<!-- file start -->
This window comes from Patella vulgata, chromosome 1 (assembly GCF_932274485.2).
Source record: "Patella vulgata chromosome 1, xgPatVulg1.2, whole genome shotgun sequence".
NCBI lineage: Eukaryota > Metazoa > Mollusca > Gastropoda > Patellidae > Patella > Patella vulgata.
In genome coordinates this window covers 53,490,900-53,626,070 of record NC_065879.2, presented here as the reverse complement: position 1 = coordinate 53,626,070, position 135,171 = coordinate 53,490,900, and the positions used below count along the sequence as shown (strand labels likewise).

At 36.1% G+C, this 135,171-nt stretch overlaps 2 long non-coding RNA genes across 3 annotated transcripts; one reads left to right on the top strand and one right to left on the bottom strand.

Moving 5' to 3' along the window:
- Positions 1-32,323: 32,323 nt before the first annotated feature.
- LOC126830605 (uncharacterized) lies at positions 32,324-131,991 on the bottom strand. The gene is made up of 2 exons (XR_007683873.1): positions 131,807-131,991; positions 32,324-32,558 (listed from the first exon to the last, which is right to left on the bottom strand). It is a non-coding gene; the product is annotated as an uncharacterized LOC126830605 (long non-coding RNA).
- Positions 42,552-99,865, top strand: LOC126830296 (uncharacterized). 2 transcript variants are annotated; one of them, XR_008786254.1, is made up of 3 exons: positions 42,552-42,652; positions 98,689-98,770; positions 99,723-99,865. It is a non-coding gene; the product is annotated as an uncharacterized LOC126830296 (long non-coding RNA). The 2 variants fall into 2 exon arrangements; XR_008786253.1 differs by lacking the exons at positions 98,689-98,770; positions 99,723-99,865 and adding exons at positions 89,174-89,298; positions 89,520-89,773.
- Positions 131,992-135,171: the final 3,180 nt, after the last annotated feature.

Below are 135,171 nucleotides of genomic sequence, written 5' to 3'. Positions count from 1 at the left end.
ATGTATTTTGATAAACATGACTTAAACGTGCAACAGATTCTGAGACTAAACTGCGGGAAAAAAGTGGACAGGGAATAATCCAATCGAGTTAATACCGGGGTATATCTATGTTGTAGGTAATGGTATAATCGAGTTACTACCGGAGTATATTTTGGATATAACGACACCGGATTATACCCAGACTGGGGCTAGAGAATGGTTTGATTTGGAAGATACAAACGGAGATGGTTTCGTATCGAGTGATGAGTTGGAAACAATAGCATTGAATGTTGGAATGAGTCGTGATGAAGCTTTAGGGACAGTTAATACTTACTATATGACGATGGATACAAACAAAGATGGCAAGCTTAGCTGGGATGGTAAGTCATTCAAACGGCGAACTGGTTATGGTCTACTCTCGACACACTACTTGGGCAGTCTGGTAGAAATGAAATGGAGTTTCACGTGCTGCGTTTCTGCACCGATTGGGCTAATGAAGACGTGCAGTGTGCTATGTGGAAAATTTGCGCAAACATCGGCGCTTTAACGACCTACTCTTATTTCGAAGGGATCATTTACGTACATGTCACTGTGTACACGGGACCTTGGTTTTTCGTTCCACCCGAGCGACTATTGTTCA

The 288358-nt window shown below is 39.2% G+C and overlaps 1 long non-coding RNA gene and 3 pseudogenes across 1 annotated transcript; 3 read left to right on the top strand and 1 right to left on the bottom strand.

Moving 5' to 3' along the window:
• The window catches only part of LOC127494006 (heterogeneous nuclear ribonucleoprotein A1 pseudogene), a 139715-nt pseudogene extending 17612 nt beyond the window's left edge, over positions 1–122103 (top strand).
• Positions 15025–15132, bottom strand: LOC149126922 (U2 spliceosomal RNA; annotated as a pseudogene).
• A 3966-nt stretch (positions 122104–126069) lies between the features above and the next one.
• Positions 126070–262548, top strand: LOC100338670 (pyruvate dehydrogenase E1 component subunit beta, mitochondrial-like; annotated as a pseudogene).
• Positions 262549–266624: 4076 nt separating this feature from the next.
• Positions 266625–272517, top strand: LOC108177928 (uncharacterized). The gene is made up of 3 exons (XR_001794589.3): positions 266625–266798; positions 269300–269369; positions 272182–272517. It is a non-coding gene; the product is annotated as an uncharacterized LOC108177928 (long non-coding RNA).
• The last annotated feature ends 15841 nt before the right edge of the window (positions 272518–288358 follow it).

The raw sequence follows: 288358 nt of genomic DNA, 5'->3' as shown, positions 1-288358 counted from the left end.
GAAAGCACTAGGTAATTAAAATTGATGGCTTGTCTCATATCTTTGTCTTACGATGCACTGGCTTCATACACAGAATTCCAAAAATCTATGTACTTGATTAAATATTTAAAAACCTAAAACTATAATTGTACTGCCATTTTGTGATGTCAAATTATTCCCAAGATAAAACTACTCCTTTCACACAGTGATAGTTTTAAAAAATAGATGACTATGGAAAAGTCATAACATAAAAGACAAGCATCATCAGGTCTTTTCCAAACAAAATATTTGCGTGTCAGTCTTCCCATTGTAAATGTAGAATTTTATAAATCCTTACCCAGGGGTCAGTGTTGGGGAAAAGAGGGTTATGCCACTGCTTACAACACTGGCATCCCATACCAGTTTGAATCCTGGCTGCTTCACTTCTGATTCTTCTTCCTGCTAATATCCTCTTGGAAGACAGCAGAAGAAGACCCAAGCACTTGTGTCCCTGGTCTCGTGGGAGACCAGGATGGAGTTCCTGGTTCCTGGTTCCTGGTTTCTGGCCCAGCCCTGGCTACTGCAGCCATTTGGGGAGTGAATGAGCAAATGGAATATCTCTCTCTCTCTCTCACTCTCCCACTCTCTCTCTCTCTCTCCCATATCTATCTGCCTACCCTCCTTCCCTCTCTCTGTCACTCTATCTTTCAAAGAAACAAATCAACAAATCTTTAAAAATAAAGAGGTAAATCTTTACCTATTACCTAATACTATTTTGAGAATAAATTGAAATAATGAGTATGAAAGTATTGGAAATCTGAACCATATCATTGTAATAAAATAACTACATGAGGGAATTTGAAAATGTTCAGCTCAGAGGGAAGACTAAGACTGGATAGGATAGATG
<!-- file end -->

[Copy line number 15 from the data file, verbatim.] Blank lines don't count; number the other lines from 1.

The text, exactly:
• The window catches only part of LOC127494006 (heterogeneous nuclear ribonucleoprotein A1 pseudogene), a 139715-nt pseudogene extending 17612 nt beyond the window's left edge, over positions 1–122103 (top strand).